Frits Dijkstra

R & D
Applus RTD Technological Center,
Netherlands,
Joined Jan 2004
6
19:06 Mar-03-2011
Re: Proof of creeping wave?
In Reply to Stan at 19:51 Jan-31-2011 .

Download mp4 Model 1 - reference no defect [~1MB]

Download mp4 Model 2 - with 1 mm high defect [~1MB]

Stan,

Further to your contribution of last January 19 we have done two simulations on the geometry you proposed.


Model 1 - reference no defect


Simulation 1 uses model 1. We see a 19 mm thick pipe wall. At the outside, a 13 mm thick repad has been attached, by means of a fillet weld. We have assumed a 0,5 mm gap between pipe wall and repad.

The probe is a 5 MHz creeping wave probe with an element height of 0.51" (only element height is relevant here, because we have used a 2D simulation). The probe has its index at a distance of 10 mm from its front. Probe front is 5 mm away from the weld. This probe is designed to produce a creeping wave as well as a longitudinal wave beam under approx. 75°.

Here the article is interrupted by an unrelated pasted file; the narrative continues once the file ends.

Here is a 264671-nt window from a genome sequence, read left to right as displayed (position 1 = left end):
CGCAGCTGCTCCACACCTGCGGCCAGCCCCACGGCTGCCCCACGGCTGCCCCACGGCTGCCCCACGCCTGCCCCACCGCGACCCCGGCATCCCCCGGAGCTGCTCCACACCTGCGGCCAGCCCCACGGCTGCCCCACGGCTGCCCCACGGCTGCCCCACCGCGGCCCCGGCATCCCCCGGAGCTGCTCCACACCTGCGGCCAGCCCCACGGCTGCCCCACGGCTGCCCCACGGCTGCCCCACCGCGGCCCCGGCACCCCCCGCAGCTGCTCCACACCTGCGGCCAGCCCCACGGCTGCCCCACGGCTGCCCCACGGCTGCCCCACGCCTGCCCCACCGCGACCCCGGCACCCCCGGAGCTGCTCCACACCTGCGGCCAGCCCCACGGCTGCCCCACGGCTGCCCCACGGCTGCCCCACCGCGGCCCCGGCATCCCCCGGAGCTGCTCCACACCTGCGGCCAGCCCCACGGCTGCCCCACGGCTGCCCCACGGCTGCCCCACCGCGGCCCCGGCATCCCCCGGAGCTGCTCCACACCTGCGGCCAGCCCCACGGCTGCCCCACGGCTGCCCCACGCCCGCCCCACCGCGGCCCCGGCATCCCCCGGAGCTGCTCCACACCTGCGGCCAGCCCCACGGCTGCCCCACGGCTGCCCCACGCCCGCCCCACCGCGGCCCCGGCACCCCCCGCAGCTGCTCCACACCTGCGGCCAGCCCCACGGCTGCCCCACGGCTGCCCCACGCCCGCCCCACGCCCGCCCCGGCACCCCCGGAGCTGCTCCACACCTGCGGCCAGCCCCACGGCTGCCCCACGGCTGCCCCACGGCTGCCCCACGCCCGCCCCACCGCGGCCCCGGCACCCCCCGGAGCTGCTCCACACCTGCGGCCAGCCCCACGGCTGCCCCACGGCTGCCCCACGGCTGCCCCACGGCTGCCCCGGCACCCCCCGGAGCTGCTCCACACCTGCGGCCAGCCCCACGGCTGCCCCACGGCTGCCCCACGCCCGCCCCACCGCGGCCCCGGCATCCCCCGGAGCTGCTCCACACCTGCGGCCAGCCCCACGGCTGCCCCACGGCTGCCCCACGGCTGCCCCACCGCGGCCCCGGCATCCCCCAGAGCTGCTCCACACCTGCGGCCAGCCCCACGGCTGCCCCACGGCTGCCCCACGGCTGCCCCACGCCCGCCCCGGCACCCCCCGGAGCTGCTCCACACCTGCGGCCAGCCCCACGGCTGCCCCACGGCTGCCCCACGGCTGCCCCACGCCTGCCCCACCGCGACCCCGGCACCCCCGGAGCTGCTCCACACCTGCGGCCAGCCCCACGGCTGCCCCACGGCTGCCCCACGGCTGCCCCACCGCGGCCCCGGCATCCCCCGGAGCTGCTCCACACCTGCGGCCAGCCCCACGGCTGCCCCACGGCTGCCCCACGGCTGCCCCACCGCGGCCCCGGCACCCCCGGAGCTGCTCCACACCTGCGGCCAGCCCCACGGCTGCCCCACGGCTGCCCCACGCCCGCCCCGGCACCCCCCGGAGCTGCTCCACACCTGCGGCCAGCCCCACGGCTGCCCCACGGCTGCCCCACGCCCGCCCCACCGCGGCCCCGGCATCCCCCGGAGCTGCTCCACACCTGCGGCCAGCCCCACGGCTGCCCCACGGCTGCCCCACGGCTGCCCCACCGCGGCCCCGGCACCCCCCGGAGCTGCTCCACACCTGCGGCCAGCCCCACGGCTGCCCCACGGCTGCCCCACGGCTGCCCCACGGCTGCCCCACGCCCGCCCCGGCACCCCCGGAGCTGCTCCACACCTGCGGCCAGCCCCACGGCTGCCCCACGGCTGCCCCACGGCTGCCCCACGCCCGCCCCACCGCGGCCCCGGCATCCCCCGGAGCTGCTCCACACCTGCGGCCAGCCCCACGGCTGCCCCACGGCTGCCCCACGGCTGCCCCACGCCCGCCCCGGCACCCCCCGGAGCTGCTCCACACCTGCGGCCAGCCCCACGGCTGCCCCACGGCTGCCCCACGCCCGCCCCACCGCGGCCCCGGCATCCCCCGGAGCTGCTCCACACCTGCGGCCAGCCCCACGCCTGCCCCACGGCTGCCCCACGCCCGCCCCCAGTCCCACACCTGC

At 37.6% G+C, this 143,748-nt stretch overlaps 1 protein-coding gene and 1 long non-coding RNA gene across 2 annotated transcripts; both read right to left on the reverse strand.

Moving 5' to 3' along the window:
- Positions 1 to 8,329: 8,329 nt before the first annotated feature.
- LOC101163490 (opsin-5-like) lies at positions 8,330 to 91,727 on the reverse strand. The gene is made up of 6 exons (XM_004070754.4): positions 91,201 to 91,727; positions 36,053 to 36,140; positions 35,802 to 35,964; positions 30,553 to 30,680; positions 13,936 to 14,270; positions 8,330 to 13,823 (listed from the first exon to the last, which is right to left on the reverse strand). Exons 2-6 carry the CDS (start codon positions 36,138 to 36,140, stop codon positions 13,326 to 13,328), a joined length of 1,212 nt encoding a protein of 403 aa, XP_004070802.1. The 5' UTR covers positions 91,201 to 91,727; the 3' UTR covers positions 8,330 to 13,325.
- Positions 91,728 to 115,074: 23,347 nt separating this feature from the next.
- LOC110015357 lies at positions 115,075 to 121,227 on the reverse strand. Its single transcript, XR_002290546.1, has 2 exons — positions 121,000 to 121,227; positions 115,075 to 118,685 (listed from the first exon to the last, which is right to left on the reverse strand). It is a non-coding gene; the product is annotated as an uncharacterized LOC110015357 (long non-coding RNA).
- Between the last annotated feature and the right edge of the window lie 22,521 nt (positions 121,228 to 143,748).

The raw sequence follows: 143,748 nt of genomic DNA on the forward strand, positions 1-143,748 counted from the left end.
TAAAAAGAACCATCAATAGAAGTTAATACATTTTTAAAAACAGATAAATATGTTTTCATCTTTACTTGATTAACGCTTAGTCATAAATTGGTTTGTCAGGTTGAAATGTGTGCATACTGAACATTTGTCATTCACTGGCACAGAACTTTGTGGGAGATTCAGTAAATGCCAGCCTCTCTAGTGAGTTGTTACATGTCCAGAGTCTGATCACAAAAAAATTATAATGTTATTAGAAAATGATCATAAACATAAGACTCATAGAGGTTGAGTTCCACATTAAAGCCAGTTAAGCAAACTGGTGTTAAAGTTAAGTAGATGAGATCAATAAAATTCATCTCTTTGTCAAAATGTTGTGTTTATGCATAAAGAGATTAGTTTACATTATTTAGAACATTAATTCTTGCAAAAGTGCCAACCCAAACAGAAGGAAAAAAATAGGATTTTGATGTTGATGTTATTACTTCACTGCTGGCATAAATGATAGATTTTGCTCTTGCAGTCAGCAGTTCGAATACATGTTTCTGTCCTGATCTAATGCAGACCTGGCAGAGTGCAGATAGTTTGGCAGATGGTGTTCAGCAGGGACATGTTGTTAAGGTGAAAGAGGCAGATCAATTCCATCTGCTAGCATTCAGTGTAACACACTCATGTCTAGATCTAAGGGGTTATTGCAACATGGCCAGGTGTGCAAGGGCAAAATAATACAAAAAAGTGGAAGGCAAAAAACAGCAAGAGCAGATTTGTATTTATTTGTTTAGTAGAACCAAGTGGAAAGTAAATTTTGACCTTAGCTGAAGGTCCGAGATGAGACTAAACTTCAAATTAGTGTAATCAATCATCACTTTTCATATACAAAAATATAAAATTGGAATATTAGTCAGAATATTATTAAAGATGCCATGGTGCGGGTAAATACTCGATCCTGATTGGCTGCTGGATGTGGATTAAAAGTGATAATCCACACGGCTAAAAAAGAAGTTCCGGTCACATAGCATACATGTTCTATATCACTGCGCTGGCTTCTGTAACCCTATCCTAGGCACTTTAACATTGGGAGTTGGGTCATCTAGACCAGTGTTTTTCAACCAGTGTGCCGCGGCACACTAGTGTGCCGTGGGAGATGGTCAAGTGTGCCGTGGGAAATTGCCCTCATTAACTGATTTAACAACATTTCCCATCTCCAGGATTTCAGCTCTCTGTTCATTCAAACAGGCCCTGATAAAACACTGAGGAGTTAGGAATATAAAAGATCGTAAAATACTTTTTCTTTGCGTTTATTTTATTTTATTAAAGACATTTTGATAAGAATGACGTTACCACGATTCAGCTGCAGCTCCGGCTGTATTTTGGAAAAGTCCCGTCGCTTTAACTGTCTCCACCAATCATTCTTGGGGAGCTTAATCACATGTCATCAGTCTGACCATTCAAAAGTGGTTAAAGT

Model 2 - with 1 mm high defect


Simulation 2 uses model 2 which is identical to model 1, with the only difference that we now have a 1 mm high defect at the location as indicated. In both simulations, longitudinal waves are blue and shear waves are red.

In simulation 1, we have manually added some arrows in the first 19 frames, which refer to the "usual" way of showing ultrasonic waves, by means of rays. The blue arrows are longitudinal waves (creep and 75° beam), red is the shear wave under 33°. After the longitudinal and shear wave beams have been fully formed they tend to stick together, but move horizontally with the propagation of the creeping wave. Eventually the shear wave front will result in a "secondary" creeping wave as previously discussed.

The situation changes as soon as the creeping wave at the OD reaches the weld and looses the surface. This happens in the frame at 5.90 µs. From now on the longitudinal wave and the shear wave are independent bulk waves, without interaction at the surface. Note that the creeping wave does not follow the weld contour.

After the longitudinal wave has reached the tip of the gap (frame at 7.96 µ), a very weak echo (blue) is reflected. This will eventually reach the probe as a very weak signal, indicated by the red arrow in the A-scan at the bottom. This signal's amplitude will depend of the gap width and the shape of the gap's tip.